Benefits and Compensation

Survey Says … Executive Compensation Is Up

The BlueSteps Executive Compensation Report, recently released by the Association of Executive Search Consultants (AESC), reveals that almost half (44%) of executives at the CEO/president level experienced a rise in total compensation in the last fiscal year.

Of the CEOs who received an increase in total compensation, 38% received 16% or higher growth in the last fiscal year, with 45.6% of respondents at this level earning annual base salaries in the $251,000 to $400,000 bracket.

Pay for Performance Is Working, Report Concludes

The significant spread between those who received the greatest increase in total compensation and those who remained flat or decreased is likely an indicator, the report concludes, that pay for performance is working in terms of both cash compensation and long-term incentives.

The last fiscal year was also positive for executives at the director and EVP/SVP/VP levels, as two-thirds of both groups received an increase in total compensation (66% and 65%, respectively).

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The AESC and BlueSteps conducted the survey from October 2014 to November 2014 and gathered 907 responses from senior-level executives in manufacturing/industrial, technology/telecoms, healthcare/life sciences, consumer/retail, and other sectors worldwide. Additional findings of the report include:

  • A significant percentage (45.6%) of CEOs made base salaries of $251,000 to $400,000, while the rest of the C-suite (64.7%) earned $151,000 to $300,000—about $100,000 less.
  • The gender pay gap began to develop at the $250,000 base salary level and above, because fewer women are represented in C-suite positions.
  • Long-term incentives were an important motivating factor to most executives, with 60.5% stating that they believe long-term incentives have motivated them to stay at their current company longer, until these incentives mature.

Karen Greenbaum, AESC president and CEO, says: “This survey shows that total compensation is on the rise for most executives. It is interesting to note that executive search revenues grew by 8.6% year-on-year during quarter three, indicating increased demand for top level talent, according to the AESC’s latest ‘State of the Industry’ statistics.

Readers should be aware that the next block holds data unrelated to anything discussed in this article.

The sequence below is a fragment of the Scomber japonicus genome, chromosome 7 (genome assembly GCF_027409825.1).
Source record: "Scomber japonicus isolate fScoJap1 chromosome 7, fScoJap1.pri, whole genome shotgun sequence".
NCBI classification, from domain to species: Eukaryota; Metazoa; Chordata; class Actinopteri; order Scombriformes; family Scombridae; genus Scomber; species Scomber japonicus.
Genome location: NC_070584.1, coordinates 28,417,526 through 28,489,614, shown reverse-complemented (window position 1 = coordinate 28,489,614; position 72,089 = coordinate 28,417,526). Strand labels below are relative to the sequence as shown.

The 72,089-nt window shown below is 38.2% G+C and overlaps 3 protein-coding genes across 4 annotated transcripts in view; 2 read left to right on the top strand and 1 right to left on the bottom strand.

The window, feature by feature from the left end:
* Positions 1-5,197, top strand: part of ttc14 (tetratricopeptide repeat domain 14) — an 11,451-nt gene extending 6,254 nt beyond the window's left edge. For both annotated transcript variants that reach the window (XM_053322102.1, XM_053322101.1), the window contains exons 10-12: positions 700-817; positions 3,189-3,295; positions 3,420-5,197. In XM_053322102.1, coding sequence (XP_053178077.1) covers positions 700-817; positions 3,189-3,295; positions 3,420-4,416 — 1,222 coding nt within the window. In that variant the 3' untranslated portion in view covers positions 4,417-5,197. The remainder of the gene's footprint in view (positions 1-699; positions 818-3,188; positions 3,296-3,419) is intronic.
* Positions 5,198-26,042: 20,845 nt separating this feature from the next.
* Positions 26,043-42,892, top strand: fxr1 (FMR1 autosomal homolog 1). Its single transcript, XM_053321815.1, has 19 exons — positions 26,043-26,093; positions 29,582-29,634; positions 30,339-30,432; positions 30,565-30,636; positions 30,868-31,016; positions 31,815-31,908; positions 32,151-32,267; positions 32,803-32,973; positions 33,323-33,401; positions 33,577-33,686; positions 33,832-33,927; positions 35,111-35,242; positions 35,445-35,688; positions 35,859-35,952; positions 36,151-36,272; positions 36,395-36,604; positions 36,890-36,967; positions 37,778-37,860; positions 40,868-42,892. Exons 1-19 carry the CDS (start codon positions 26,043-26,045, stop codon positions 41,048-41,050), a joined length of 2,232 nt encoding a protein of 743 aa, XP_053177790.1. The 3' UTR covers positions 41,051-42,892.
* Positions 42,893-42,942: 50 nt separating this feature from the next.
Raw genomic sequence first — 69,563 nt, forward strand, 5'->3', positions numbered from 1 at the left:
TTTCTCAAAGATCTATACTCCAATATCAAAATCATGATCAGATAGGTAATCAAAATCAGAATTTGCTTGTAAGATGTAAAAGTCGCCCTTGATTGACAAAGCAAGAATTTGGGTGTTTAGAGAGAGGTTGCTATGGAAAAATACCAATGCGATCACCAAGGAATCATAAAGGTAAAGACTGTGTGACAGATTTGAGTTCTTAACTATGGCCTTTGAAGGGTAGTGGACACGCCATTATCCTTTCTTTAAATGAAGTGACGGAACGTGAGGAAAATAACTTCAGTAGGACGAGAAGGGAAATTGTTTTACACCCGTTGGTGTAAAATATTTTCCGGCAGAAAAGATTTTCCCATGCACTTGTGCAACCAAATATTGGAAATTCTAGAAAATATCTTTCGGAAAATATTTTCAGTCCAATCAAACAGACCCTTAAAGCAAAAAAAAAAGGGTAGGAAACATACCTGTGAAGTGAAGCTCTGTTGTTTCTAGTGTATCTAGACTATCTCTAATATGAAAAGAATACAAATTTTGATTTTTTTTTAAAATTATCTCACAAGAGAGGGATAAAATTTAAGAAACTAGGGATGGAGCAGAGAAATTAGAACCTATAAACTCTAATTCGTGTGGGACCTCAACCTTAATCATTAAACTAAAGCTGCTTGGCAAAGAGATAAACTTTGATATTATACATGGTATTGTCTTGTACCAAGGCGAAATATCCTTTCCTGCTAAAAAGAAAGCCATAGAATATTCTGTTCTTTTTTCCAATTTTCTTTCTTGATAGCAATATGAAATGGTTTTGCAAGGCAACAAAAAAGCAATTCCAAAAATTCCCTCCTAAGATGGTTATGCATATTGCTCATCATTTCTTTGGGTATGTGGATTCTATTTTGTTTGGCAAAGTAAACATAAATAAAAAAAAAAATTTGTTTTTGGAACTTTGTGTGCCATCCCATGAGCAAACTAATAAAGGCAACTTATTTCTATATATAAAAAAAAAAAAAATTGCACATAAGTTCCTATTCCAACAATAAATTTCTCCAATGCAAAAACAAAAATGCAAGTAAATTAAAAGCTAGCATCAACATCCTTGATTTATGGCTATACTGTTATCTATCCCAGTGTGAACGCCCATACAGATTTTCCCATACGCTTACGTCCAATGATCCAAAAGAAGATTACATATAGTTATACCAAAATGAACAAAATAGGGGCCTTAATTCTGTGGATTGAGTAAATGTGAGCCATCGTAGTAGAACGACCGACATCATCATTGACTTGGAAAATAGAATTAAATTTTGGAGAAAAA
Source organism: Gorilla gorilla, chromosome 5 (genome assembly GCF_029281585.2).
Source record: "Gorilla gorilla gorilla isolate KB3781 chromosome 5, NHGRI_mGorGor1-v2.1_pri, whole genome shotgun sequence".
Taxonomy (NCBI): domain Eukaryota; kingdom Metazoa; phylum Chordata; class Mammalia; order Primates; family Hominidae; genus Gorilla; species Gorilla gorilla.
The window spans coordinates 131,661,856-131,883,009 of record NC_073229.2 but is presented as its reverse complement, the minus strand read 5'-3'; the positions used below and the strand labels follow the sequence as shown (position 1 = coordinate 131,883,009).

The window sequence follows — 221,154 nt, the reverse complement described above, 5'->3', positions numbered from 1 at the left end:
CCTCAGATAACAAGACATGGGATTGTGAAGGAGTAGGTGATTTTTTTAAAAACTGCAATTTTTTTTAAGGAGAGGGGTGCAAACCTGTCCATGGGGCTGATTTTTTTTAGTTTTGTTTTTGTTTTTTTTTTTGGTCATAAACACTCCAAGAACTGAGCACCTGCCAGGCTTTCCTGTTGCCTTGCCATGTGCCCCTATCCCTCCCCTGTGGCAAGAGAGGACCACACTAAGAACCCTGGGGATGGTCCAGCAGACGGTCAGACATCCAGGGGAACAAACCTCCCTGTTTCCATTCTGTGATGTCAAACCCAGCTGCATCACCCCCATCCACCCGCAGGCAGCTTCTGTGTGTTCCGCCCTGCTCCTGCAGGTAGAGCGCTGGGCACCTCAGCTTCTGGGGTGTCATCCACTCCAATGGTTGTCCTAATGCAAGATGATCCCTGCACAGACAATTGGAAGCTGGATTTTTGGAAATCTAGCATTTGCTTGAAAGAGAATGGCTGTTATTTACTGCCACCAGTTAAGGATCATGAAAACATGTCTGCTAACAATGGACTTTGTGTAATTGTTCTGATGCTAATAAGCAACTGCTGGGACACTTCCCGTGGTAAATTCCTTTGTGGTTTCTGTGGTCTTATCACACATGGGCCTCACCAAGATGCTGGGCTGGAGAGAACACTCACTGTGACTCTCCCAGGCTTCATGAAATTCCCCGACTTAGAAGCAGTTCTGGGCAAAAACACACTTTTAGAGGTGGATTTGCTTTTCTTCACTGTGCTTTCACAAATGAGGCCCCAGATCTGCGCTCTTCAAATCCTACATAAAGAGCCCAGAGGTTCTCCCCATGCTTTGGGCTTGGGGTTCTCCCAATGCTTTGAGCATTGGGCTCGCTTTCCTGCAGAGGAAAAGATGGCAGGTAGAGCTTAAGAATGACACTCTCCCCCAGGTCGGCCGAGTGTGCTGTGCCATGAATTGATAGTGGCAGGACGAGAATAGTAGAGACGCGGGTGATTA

“There is no doubt that, as businesses are now in growth mode, top talent is highly valued and sought after. For many organizations, executive search is the solution to their talent concerns and the profession is responding.”

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Gender Gap Increases at Top Levels

“This report also suggests that the gender pay gap isn’t noticeable until the $250K+ level, where fewer women are represented in the data. Organizations risk losing top talent to their competition if they don’t clearly demonstrate that they value diversity and inclusion at all levels of the organization,” Greenbaum says.

Among survey respondents, the average male base salary was $232,561, while the average female base salary was $222,944. There was also a disparity in bonuses between the genders, with the average male bonus at $75,468 and the average female bonus at $54,318.

The full report is available for download here.

Tomorrow, we’ll take a look at a checklist for drafting executives’ contracts—including compensation, benefits, and more.

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1 thought on “Survey Says … Executive Compensation Is Up”

  1. When it says P4P is working, from who’s perspective does it mean? From the executives’ or the employers’?

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